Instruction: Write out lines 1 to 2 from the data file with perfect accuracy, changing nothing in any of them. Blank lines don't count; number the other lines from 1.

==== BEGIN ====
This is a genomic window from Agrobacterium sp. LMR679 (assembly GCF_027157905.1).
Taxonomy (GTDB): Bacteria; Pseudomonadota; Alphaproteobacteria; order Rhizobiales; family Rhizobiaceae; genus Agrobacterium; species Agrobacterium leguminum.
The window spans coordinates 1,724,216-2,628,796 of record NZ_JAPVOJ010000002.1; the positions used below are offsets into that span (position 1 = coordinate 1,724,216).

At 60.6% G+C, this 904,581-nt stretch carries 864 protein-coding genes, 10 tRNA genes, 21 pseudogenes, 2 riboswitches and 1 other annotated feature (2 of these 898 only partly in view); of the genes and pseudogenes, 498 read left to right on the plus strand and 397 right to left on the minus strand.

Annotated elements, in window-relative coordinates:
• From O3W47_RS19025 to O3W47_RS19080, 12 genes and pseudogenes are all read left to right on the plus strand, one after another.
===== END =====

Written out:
This is a genomic window from Agrobacterium sp. LMR679 (assembly GCF_027157905.1).
Taxonomy (GTDB): Bacteria; Pseudomonadota; Alphaproteobacteria; order Rhizobiales; family Rhizobiaceae; genus Agrobacterium; species Agrobacterium leguminum.